Editor’s note: We’ve been following the renovations at neighborhood Austrian joint Cafe Katja, which has been closed since July for an expansion. The Orchard Street restaurant reopens this evening in its enlarged space. The following article originally appeared in the October issue of our print magazine.
A year ago, Erwin Schrottner and Andrew Chase, the proprietors of tiny Café Katja, could not have been happier with their four-year-old restaurant, except for one thing: they needed more space. Their loyal patrons regularly overflowed the two dozen seats, forcing them to turn business away, particularly on weekends, when crowds spilled out onto Orchard St. as the waitstaff squeezed and bustled among hungry diners waiting along a wall.
But last fall, an unexpected opportunity dropped in their laps. A store next to them shuttered; they pounced.
Using their combined experience in a variety of restaurants they’d worked in before opening Katja, as well as years of planning about how they would expand if they could, the partners designed a bigger, more functional restaurant that still retains Katja’s homey, intimate feel. They removed a 25-inch-thick brick wall, unifying the old storefront with the new, installing a much larger U-shaped slate bar, reclaimed-wood plank floors and custom metalwork that includes tall streetside windows they can fling open in nice weather.
“Basically, it’s going to be the same, but with more seats, another bathroom and windows that open,” Chase said in September, as workers put the finishing touches on the new floor. “Also, we have a real working kitchen now.”
The new Katja, which is expected to open in early October at 77-79 Orchard St., will accommodate more than twice as many diners, with 54 seats. Its new kitchen, which runs across the rear wall and is somewhat open to the dining room, will be much more functional, with a large gas range replacing the two tiny electric burners that used to serve for the whole menu.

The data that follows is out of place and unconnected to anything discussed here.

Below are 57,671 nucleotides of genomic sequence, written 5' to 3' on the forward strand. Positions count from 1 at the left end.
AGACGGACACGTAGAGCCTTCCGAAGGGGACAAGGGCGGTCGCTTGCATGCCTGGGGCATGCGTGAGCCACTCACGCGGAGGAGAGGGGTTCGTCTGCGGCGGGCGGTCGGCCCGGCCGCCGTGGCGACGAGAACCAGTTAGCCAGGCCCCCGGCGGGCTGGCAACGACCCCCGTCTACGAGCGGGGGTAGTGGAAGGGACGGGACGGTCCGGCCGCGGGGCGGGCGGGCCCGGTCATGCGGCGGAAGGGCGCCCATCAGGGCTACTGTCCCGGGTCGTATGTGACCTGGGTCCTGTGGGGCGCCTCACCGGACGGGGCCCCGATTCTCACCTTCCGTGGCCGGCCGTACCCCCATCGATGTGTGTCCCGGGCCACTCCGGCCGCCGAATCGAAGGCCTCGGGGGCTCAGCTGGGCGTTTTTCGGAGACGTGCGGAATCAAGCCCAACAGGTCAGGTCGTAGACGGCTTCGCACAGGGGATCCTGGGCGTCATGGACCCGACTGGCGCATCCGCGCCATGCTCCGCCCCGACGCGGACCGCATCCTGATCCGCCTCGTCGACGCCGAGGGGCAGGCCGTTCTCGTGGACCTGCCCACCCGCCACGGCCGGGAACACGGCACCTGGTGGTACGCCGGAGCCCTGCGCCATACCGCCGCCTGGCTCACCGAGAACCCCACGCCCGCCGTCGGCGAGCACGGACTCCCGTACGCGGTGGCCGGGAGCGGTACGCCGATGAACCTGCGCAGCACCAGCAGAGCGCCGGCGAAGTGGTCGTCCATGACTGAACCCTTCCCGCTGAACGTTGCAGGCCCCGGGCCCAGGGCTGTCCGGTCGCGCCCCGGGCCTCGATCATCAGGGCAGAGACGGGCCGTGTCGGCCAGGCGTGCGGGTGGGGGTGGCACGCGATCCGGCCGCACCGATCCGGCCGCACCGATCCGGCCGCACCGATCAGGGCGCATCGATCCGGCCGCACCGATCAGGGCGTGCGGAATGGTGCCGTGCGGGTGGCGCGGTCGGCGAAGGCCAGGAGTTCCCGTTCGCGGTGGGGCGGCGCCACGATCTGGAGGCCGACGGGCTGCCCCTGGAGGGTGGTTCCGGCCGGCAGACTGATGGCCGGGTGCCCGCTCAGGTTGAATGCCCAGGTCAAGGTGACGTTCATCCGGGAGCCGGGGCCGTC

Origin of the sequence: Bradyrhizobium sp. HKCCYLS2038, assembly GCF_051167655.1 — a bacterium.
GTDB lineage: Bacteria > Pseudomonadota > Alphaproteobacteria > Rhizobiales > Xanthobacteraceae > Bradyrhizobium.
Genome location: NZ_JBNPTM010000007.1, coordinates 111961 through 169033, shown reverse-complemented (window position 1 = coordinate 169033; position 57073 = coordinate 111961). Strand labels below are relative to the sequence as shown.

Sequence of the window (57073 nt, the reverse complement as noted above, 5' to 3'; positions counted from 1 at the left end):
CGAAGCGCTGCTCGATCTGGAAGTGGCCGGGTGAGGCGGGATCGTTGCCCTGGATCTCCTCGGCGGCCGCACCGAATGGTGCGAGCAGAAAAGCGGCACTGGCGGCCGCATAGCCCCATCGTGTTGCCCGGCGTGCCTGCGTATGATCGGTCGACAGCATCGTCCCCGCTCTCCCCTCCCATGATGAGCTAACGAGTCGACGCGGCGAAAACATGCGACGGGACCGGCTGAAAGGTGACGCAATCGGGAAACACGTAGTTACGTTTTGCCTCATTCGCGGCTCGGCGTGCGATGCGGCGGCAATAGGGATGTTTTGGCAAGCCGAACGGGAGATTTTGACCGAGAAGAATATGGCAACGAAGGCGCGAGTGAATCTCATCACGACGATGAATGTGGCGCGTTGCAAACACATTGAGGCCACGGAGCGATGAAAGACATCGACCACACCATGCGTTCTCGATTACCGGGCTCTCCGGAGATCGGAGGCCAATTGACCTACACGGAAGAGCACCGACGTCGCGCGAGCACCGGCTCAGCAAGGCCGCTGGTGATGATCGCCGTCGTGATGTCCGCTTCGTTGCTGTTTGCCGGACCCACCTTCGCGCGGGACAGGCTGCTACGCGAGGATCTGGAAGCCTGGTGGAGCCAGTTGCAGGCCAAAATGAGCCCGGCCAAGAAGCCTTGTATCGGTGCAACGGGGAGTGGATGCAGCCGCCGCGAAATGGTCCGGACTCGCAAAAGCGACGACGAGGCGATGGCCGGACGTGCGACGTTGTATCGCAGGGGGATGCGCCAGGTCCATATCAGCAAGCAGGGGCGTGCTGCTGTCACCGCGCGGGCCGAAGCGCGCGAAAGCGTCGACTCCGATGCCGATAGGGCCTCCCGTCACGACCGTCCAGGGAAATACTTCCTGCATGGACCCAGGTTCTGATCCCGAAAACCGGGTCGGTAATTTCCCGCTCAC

“The reason the old Katja worked so well was because the menu was heavily edited,” Chase said. “We knew exactly what we could do — and what we couldn’t.”
For example, Schrottner said, the switch from electric to gas will enable the partners to offer weiner schnitzel, a traditional staple of Austrian fare their old kitchen wasn’t capable of producing. Additional storage, including a second walk-in refrigerator installed in the now much larger basement, will allow for a broader menu, including the addition of more vegetarian and lighter-fare options that Chase and Schottner hope will combat the stereotype that Austrian cuisine is heavy, cold-weather-only food.
“If you visited Austria, you would see that there is actually a lot of healthy, lighter food there,” says Schrottner, who emigrated from there as a young man. House favorites include spaetzle, meatballs and several varieties of sausages, but there are also salad and sandwich options that will be expanded now that there is room to store a wider range of provisions in the basement coolers. The larger kitchen also allowed for the addition of one large appliance whose appearance will be welcomed by many patrons: an espresso machine. Other than that, the beverage options will remain the same, with six beers on draft, a respectable wine list and signature cocktails. The staff is expanding as well, to cover the larger number of tables and provide backup for Chef James Fry, who would turn out plates of appetizers, entrees and desserts in a mad rush without moving his feet an inch in the old one-person kitchen.
The upfit will also enable an expansion of hours: After the new space is up and running smoothly, weekday lunch and weekend brunches will be offered six days a week. The lunch menu will feature salads and sandwiches, including quick take-out options for local workers on their lunch break.
“Being here, on Orchard St. during the daytime every day, it became clear to us that there was room for a lunch place,” Chase said.
Schrottner and Chase, who lives in the East River Co-op on Grand St., put in plenty of their own elbow grease on the renovations, designing and adjusting the floorplan using a cardboard cut-out of the bar as a model, and even doing a lot of the painting themselves. In addition to the slate bar, the dining room includes several banquettes along the exposed-brick walls, wooden tables with metalwork bases that Chase and Schrottner acquired from Metrazur, a restaurant in Grand Central Station that closed, and more slate counters for stand-up space adjacent to the bar. Downstairs, there’s a new second bathroom, a changing room for the staff and a new office cubby for Schrottner.
Down the road, the partners envision opening a second restaurant, a different concept than Katja, with a garden or other outdoor space. That project went on the back burner for a bit this summer. “We were very close to getting a second space when boom, out of the blue, this space became available,” Schrottner said.